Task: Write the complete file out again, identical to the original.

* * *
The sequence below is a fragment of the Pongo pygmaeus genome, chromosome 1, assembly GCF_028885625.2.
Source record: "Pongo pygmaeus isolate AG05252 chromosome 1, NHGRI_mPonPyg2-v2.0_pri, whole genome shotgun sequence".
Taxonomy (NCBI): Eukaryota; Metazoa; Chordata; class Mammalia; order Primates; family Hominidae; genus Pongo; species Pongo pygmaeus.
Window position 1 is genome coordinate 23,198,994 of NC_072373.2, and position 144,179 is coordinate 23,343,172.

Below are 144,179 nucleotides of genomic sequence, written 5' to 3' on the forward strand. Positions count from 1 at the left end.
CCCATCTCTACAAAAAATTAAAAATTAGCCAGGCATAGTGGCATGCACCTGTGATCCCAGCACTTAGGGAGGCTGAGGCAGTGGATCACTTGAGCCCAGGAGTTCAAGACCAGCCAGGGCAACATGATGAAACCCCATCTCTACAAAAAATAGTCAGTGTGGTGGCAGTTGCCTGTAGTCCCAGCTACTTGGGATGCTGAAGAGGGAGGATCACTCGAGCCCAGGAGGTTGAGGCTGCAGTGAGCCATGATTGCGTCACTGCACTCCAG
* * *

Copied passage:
The sequence below is a fragment of the Pongo pygmaeus genome, chromosome 1, assembly GCF_028885625.2.
Source record: "Pongo pygmaeus isolate AG05252 chromosome 1, NHGRI_mPonPyg2-v2.0_pri, whole genome shotgun sequence".
Taxonomy (NCBI): Eukaryota; Metazoa; Chordata; class Mammalia; order Primates; family Hominidae; genus Pongo; species Pongo pygmaeus.
Window position 1 is genome coordinate 23,198,994 of NC_072373.2, and position 144,179 is coordinate 23,343,172.

Below are 144,179 nucleotides of genomic sequence, written 5' to 3' on the forward strand. Positions count from 1 at the left end.
CCCATCTCTACAAAAAATTAAAAATTAGCCAGGCATAGTGGCATGCACCTGTGATCCCAGCACTTAGGGAGGCTGAGGCAGTGGATCACTTGAGCCCAGGAGTTCAAGACCAGCCAGGGCAACATGATGAAACCCCATCTCTACAAAAAATAGTCAGTGTGGTGGCAGTTGCCTGTAGTCCCAGCTACTTGGGATGCTGAAGAGGGAGGATCACTCGAGCCCAGGAGGTTGAGGCTGCAGTGAGCCATGATTGCGTCACTGCACTCCAG